Richard Falk: Two Forms of Lethal PolarizationNovember 2013
How polarization is poisoning Turkey and Egypt.
Michael Klare: Surviving Climate ChangeNovember 2013
Climate change may destroy us, but not before we see a green energy revolution by the people.
After May DaySeptember 2013
On Occupy Wall Street’s second anniversary, revisiting the expectations and disappointments of the general strike meant to reignite the movement.
Katie Ryder: A Note to Zimmerman’s Facebook DefendersJuly 2013
The problem with the “but this is the law” response.
Jennifer MacKenzie: Waiting for AtaturkJuly 2013
On Taksim, tear gas, and loving a tyrant because he feeds you.
A Rioter’s PrayerNovember 2012
Pussy Riot’s Yekaterina Samutsevich on protest, art, and freedom
Jen Marlowe: Terror and Teargas on the Streets of BahrainSeptember 2012
Protests in Bahrain have been largely ignored in Western media, but they shouldn’t be.
Notes from the UndergroundAugust 2012
Writer and former radical bookstore owner Sean Stewart talks about his new book on the underground press that was so vital to ’60s counterculture.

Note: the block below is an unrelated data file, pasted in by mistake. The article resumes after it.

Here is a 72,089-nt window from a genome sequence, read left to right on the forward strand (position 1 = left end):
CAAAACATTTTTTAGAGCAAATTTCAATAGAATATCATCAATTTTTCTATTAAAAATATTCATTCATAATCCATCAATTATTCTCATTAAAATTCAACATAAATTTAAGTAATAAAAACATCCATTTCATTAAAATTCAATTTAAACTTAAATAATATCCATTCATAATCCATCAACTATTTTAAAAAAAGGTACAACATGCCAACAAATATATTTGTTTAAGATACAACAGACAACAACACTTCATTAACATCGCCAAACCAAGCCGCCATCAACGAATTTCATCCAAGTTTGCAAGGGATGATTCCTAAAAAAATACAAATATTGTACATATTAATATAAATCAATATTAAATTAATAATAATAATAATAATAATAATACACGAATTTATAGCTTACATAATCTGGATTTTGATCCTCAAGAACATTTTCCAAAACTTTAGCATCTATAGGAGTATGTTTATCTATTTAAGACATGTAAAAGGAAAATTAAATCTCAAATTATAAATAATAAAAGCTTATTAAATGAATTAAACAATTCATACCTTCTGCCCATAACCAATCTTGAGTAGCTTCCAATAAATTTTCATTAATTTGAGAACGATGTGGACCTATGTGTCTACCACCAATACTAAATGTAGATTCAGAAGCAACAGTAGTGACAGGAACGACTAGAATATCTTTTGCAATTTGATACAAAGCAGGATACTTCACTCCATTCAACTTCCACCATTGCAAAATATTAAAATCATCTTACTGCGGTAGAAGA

Street Art and the New Bohemian: A conversation with Eric Drooker and Molly CrabappleJuly 2012
The two visual artists on the gravitas needed to make protest art, the rhetoric and representations of the Occupy movement, and how to seduce an audience by grabbing them by the eyeballs.
The Weight of the PoorSeptember 2011
The professor Glenn Beck loves to hate speaks with Cornel West about waitressing, black nationalism, how the radical right helped her define her politics, and why she’s gloomy about America’s future.
No “Waiting for the World to Change”March 2007
Protest now—in a few years, you’ll be too much of a prick to care. In a few years, you’ll have your lawn and your job and whatever’s on TV tonight—everything wil seem much more important. Protest now while you still have a shred of values—the real thing to protect.
Meakin Armstrong: “Marching” Against the War in DC and NYCJanuary 2007
Then you march, which means that you promenade toward the capitol, then around its back, ending up where you’d started in the first place.